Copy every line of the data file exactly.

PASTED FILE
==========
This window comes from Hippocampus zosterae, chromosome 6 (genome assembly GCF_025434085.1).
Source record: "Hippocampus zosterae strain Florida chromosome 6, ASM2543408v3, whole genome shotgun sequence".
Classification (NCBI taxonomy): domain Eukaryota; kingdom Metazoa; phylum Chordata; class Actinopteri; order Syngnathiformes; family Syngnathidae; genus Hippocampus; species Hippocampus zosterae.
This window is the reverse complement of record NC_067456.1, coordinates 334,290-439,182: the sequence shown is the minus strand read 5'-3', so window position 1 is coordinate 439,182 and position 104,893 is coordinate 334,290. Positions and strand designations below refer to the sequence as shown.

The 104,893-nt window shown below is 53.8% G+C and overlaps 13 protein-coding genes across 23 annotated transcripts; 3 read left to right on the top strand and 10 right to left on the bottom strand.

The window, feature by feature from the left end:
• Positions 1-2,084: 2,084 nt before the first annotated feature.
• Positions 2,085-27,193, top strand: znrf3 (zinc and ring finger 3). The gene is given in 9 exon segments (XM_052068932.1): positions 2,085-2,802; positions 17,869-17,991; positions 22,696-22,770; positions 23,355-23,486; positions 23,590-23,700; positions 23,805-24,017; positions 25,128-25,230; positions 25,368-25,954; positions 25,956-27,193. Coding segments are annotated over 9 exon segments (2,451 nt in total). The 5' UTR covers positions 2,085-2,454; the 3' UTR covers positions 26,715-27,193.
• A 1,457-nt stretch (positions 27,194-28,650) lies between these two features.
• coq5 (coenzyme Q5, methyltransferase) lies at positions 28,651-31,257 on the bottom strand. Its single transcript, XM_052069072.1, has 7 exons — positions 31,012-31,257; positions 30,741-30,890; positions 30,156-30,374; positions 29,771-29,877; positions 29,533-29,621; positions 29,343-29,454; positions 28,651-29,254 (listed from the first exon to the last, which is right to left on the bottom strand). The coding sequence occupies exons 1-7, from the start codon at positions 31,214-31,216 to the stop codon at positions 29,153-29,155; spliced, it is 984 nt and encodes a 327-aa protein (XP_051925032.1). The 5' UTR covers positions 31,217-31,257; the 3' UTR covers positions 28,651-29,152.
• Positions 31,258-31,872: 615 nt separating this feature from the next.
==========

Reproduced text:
This window comes from Hippocampus zosterae, chromosome 6 (genome assembly GCF_025434085.1).
Source record: "Hippocampus zosterae strain Florida chromosome 6, ASM2543408v3, whole genome shotgun sequence".
Classification (NCBI taxonomy): domain Eukaryota; kingdom Metazoa; phylum Chordata; class Actinopteri; order Syngnathiformes; family Syngnathidae; genus Hippocampus; species Hippocampus zosterae.
This window is the reverse complement of record NC_067456.1, coordinates 334,290-439,182: the sequence shown is the minus strand read 5'-3', so window position 1 is coordinate 439,182 and position 104,893 is coordinate 334,290. Positions and strand designations below refer to the sequence as shown.

The 104,893-nt window shown below is 53.8% G+C and overlaps 13 protein-coding genes across 23 annotated transcripts; 3 read left to right on the top strand and 10 right to left on the bottom strand.

The window, feature by feature from the left end:
• Positions 1-2,084: 2,084 nt before the first annotated feature.
• Positions 2,085-27,193, top strand: znrf3 (zinc and ring finger 3). The gene is given in 9 exon segments (XM_052068932.1): positions 2,085-2,802; positions 17,869-17,991; positions 22,696-22,770; positions 23,355-23,486; positions 23,590-23,700; positions 23,805-24,017; positions 25,128-25,230; positions 25,368-25,954; positions 25,956-27,193. Coding segments are annotated over 9 exon segments (2,451 nt in total). The 5' UTR covers positions 2,085-2,454; the 3' UTR covers positions 26,715-27,193.
• A 1,457-nt stretch (positions 27,194-28,650) lies between these two features.
• coq5 (coenzyme Q5, methyltransferase) lies at positions 28,651-31,257 on the bottom strand. Its single transcript, XM_052069072.1, has 7 exons — positions 31,012-31,257; positions 30,741-30,890; positions 30,156-30,374; positions 29,771-29,877; positions 29,533-29,621; positions 29,343-29,454; positions 28,651-29,254 (listed from the first exon to the last, which is right to left on the bottom strand). The coding sequence occupies exons 1-7, from the start codon at positions 31,214-31,216 to the stop codon at positions 29,153-29,155; spliced, it is 984 nt and encodes a 327-aa protein (XP_051925032.1). The 5' UTR covers positions 31,217-31,257; the 3' UTR covers positions 28,651-29,152.
• Positions 31,258-31,872: 615 nt separating this feature from the next.